Contactor Mass

For many applications contactor mass doesn’t matter, but for aviation every gram counts and hence we wanted to look for a trend.

Contactor mass plotted versus continuous current rating.

Not very much data with just 23 parts, but it appears that we are seeing distinct masses based on frame size.

Hence a relationship to continuous current, but not a very clear relationship.

This post has been built based on the support and sponsorship of: AVANT Future MobilityQuarto Technical ServicesTAE Power Solutionsh.e.l group and The Limiting Factor. 

This suggests we have a base mass of 150g and then an increment of 1g/A, based on the equation and looking at the graph this is a first reasonable relationship to use for a pack mass estimating tool.

Battery Pack Mass Estimation

Battery pack mass estimation is a key parameter required early in the conceptual design. There are a number of key reasons for estimating the mass, one of the main ones being the significant percentage it is of the overall mass of the complete system.

This calculator uses the cell mass and an estimation for everything else based on a fit to our pack database.

Contactors: The Basics

 by Eymen Ipek

Contactors are electromechanical switches. They control the connection of battery Cells to the external electrical circuit. A contactor has an electromagnetic circuit. It simply works like a solenoid to push moving contact [1]. Therefore, contactors have two different electrical circuits inside: one is for actuation and the other one is to carry currents during the switch-on state.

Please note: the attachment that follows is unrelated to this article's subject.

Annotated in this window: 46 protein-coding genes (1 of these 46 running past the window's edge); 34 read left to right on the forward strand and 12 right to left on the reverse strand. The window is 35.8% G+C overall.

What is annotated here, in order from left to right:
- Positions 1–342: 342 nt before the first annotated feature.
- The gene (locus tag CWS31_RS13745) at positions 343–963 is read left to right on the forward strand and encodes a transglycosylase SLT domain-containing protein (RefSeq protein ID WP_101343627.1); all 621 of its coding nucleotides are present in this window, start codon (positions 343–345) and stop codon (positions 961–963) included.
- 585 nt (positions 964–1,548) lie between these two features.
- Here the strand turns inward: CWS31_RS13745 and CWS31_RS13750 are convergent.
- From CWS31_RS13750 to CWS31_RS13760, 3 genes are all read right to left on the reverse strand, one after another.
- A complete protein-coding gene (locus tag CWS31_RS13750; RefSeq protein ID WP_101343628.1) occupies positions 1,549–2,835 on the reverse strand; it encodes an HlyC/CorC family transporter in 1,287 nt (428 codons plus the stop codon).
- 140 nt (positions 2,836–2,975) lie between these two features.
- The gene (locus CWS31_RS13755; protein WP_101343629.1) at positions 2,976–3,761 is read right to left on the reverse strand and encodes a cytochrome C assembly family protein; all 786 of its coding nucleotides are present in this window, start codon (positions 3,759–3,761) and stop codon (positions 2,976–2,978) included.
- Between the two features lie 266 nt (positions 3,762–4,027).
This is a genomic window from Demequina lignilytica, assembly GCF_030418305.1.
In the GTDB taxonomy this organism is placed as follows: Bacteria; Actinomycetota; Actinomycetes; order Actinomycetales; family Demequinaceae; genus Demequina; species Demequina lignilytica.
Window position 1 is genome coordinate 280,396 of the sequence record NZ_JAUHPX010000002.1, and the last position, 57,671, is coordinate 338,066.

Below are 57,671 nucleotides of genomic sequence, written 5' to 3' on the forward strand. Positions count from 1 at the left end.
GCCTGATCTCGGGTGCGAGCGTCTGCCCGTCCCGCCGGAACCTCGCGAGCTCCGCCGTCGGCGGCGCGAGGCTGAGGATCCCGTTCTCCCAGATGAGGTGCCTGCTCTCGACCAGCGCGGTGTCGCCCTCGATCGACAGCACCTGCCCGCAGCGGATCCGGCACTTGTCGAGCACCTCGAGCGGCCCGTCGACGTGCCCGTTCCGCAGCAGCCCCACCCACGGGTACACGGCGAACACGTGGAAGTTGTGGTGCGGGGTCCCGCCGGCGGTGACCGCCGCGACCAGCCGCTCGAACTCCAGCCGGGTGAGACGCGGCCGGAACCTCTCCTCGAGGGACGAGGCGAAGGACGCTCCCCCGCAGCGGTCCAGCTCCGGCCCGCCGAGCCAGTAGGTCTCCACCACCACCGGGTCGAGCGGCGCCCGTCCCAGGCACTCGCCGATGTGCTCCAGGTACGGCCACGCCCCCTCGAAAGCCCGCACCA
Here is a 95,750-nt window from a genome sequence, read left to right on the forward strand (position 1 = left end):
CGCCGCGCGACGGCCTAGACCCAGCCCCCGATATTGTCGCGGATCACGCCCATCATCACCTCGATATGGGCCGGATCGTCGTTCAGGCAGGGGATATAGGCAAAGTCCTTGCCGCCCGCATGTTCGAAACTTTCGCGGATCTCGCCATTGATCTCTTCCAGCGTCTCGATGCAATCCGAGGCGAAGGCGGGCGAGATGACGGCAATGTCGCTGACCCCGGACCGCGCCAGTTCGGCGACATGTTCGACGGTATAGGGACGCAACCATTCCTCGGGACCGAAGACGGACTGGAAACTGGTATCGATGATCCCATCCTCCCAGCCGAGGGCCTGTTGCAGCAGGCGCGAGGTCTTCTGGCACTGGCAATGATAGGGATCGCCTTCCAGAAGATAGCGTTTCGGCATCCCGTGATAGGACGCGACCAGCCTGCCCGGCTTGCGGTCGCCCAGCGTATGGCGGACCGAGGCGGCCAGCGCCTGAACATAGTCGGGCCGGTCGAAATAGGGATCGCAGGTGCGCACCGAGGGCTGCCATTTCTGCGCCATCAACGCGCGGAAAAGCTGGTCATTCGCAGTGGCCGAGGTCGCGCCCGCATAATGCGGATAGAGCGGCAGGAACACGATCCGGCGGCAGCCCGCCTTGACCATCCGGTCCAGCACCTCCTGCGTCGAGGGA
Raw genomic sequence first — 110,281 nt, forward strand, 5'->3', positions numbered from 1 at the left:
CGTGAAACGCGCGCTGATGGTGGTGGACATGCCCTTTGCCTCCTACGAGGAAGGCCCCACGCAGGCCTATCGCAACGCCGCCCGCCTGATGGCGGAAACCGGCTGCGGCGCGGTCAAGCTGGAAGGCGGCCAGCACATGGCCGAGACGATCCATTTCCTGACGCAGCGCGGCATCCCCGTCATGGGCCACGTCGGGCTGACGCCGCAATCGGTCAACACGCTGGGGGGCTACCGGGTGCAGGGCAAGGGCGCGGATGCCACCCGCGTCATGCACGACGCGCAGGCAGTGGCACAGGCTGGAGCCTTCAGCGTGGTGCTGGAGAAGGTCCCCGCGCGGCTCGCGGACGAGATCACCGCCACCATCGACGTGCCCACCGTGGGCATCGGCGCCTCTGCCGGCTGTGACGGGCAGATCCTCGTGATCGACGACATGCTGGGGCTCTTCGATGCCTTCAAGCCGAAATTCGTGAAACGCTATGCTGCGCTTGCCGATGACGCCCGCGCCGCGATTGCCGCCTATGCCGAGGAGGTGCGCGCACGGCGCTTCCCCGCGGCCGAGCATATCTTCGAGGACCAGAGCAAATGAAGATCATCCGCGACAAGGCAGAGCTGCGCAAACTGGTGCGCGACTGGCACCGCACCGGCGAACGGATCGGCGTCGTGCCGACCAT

There are two main types of contactors: Normally Open (NO) and Normally Closed (NC). A NO contactor does not allow current to flow when the actuation circuit is not powered. However, an NC contactor connects the external circuit when the contactor actuation coil is not energized. Therefore, we use EV contactors as NO to switch off the circuit in case of loss of actuation circuit supply.

Continue to article to read more.

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